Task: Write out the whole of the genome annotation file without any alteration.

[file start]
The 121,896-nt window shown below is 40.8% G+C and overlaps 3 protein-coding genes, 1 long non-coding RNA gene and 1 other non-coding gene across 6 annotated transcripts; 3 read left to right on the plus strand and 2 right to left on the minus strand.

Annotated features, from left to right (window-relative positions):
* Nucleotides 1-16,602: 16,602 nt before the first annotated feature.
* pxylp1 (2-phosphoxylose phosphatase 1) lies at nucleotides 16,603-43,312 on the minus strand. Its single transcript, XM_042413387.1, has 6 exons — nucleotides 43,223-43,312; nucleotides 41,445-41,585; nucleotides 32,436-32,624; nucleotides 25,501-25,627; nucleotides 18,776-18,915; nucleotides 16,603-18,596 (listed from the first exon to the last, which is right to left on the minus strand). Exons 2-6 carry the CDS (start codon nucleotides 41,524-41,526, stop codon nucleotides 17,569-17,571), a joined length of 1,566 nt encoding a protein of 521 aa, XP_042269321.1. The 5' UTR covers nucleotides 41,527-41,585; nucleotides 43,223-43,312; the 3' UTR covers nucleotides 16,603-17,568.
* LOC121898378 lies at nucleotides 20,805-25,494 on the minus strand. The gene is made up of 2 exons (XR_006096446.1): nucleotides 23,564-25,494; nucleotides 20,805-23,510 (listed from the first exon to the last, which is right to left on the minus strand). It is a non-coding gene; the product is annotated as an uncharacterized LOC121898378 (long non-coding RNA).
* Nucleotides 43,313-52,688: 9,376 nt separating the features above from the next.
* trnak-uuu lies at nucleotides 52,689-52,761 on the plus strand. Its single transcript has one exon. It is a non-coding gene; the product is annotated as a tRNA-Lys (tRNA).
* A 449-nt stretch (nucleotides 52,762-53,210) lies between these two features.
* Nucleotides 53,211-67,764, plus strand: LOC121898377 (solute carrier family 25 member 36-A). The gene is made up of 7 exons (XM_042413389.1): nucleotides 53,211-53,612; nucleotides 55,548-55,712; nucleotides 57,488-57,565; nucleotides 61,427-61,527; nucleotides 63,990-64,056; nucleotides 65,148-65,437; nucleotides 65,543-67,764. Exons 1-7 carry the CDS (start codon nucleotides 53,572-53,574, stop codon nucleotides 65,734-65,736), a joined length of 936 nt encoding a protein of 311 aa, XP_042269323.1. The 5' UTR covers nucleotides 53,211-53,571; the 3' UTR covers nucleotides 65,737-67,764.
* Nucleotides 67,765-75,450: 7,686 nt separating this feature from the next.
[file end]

The 121,896-nt window shown below is 40.8% G+C and overlaps 3 protein-coding genes, 1 long non-coding RNA gene and 1 other non-coding gene across 6 annotated transcripts; 3 read left to right on the plus strand and 2 right to left on the minus strand.

Annotated features, from left to right (window-relative positions):
* Nucleotides 1-16,602: 16,602 nt before the first annotated feature.
* pxylp1 (2-phosphoxylose phosphatase 1) lies at nucleotides 16,603-43,312 on the minus strand. Its single transcript, XM_042413387.1, has 6 exons — nucleotides 43,223-43,312; nucleotides 41,445-41,585; nucleotides 32,436-32,624; nucleotides 25,501-25,627; nucleotides 18,776-18,915; nucleotides 16,603-18,596 (listed from the first exon to the last, which is right to left on the minus strand). Exons 2-6 carry the CDS (start codon nucleotides 41,524-41,526, stop codon nucleotides 17,569-17,571), a joined length of 1,566 nt encoding a protein of 521 aa, XP_042269321.1. The 5' UTR covers nucleotides 41,527-41,585; nucleotides 43,223-43,312; the 3' UTR covers nucleotides 16,603-17,568.
* LOC121898378 lies at nucleotides 20,805-25,494 on the minus strand. The gene is made up of 2 exons (XR_006096446.1): nucleotides 23,564-25,494; nucleotides 20,805-23,510 (listed from the first exon to the last, which is right to left on the minus strand). It is a non-coding gene; the product is annotated as an uncharacterized LOC121898378 (long non-coding RNA).
* Nucleotides 43,313-52,688: 9,376 nt separating the features above from the next.
* trnak-uuu lies at nucleotides 52,689-52,761 on the plus strand. Its single transcript has one exon. It is a non-coding gene; the product is annotated as a tRNA-Lys (tRNA).
* A 449-nt stretch (nucleotides 52,762-53,210) lies between these two features.
* Nucleotides 53,211-67,764, plus strand: LOC121898377 (solute carrier family 25 member 36-A). The gene is made up of 7 exons (XM_042413389.1): nucleotides 53,211-53,612; nucleotides 55,548-55,712; nucleotides 57,488-57,565; nucleotides 61,427-61,527; nucleotides 63,990-64,056; nucleotides 65,148-65,437; nucleotides 65,543-67,764. Exons 1-7 carry the CDS (start codon nucleotides 53,572-53,574, stop codon nucleotides 65,734-65,736), a joined length of 936 nt encoding a protein of 311 aa, XP_042269323.1. The 5' UTR covers nucleotides 53,211-53,571; the 3' UTR covers nucleotides 65,737-67,764.
* Nucleotides 67,765-75,450: 7,686 nt separating this feature from the next.